Two factors brought Julie Dieltz (’11) to ACU: a love of musical performance and a desire to continue working with a music professor with whom she had developed a special bond.
After completing four years at the University of South Dakota, Julie made the move to Texas when her voice teacher at USD, Dr. Rick Piersall, made the same move, becoming an assistant professor of voice and director of opera at ACU. For Julie, this decision meant starting college over – a decision she is thankful she made.
“After praying, speaking with my family, Rick and my friends, I made the decision to transfer and start over,” Julie says. “That was one of the hardest decisions of my life. I left all of my friends, my sorority sisters and the faculty who had been there for a lot of my musical journey. Nevertheless, it was the best thing I have ever done.”
Julie began her college career studying piano performance. However, before transferring to ACU, she switched to vocal performance – and this soprano has never looked back.
“I love that singing is something that is not just for me. Everyday, I try to remember what I have is a gift from God that I need to share with others,” she says. “Something my pastor from home reminded me about not too long ago. That’s why I’m always singing at my church at home. It’s for the glory of God, not for me.”
At ACU, Julie honed her skills as a vocal performer, playing prominent roles in performances ofAmahl and the Night Visitors and The Consul. In the fall of 2011, she enrolled in graduate school at Southern Methodist University to study vocal performance on a full scholarship.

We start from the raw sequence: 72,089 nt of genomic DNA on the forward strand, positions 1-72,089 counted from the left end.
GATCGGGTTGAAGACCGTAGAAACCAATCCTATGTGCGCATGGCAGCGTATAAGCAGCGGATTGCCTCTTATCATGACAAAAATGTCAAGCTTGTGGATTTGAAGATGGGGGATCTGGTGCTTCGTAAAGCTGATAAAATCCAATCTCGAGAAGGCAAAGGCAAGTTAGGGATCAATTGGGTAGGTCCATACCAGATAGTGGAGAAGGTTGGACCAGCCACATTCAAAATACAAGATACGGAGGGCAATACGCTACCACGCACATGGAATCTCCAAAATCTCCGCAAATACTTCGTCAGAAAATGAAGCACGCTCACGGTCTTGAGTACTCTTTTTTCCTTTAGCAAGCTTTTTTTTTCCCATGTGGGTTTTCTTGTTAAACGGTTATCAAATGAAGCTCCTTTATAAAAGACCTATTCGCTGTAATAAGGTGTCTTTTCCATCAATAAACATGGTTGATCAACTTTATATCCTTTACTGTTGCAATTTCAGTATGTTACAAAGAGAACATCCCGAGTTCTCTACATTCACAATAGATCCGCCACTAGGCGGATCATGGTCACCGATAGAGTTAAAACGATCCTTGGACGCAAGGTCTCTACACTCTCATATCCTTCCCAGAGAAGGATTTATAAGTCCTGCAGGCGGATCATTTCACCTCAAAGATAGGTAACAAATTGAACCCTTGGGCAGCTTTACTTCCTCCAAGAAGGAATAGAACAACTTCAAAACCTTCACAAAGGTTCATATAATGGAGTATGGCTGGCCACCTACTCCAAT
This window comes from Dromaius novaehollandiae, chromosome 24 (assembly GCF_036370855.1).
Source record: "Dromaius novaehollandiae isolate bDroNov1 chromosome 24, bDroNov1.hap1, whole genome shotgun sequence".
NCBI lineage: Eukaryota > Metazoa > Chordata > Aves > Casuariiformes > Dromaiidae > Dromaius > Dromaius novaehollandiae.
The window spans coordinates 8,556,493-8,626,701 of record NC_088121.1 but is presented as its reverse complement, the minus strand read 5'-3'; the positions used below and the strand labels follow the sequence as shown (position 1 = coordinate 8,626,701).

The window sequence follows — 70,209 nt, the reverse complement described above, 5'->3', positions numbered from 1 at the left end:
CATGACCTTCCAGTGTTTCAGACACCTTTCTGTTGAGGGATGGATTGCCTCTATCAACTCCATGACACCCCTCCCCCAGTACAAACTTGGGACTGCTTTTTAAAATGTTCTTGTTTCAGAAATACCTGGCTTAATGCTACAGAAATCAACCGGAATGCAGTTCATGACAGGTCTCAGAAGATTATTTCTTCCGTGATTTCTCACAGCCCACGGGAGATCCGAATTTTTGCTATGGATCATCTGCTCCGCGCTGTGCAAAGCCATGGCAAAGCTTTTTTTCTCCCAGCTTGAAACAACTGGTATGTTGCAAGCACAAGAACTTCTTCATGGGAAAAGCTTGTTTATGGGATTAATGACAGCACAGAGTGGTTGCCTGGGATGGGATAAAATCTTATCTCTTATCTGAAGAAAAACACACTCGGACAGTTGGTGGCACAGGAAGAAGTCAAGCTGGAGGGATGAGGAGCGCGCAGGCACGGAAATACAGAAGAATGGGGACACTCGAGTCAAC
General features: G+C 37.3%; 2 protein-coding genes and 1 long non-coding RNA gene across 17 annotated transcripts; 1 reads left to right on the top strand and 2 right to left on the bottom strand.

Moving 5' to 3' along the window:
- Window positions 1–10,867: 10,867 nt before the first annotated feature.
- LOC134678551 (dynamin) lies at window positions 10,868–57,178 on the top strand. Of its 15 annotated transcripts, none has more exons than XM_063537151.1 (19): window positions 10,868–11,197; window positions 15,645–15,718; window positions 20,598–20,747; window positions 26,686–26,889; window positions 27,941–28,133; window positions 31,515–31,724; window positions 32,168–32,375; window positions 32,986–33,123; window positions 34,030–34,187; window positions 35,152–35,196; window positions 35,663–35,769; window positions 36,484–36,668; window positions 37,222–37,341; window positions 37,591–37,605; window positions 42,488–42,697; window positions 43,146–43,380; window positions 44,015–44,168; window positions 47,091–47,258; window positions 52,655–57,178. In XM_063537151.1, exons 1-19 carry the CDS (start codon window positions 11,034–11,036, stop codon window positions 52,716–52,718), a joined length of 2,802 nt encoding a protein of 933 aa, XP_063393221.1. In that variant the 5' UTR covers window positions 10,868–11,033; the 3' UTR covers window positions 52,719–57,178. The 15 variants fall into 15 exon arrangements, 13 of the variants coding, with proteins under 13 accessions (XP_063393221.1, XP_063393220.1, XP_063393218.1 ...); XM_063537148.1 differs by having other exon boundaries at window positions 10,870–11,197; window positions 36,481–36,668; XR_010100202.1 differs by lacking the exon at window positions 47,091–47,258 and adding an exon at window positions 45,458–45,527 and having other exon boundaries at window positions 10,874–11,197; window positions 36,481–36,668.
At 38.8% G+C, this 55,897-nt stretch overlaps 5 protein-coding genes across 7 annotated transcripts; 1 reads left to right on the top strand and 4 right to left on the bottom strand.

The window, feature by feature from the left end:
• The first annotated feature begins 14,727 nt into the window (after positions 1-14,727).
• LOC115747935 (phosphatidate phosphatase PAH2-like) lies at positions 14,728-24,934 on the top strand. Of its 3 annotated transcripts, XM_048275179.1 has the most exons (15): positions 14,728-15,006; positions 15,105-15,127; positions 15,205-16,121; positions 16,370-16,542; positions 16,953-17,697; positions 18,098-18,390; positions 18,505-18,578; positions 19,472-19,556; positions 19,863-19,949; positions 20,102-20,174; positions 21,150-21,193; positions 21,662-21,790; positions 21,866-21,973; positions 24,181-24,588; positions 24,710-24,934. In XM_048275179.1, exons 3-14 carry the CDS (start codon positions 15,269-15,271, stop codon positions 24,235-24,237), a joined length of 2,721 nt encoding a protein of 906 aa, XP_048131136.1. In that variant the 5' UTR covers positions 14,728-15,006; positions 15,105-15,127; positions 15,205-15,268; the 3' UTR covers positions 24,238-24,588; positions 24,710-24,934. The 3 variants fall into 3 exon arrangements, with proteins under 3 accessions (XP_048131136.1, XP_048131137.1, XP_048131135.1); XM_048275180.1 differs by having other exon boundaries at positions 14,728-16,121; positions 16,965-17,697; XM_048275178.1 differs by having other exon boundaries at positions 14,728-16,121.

Growing in faith
As she sharpened her skills as a performer, her faith was sharpened as well.
“When I started my first year at ACU, I was not in the best place in life. I had made some bad choices and had let my faith fall to the wayside. In one year at ACU, I realized a lot of what I had been doing had been for me, not for God. I have since started growing in my faith again,” Julie says.
As she has transitioned to the next chapter in her life, Julie has no regrets about coming to ACU. She believes the relationships she built while on campus will last a lifetime.
“I think the most important thing I learned was to just be myself. I got to completely start over at age 22. I had the opportunity to make new friends, meet new people and show people who I really am,” Julie says. “There was no need for false advertising. People at ACU care about you no matter what.”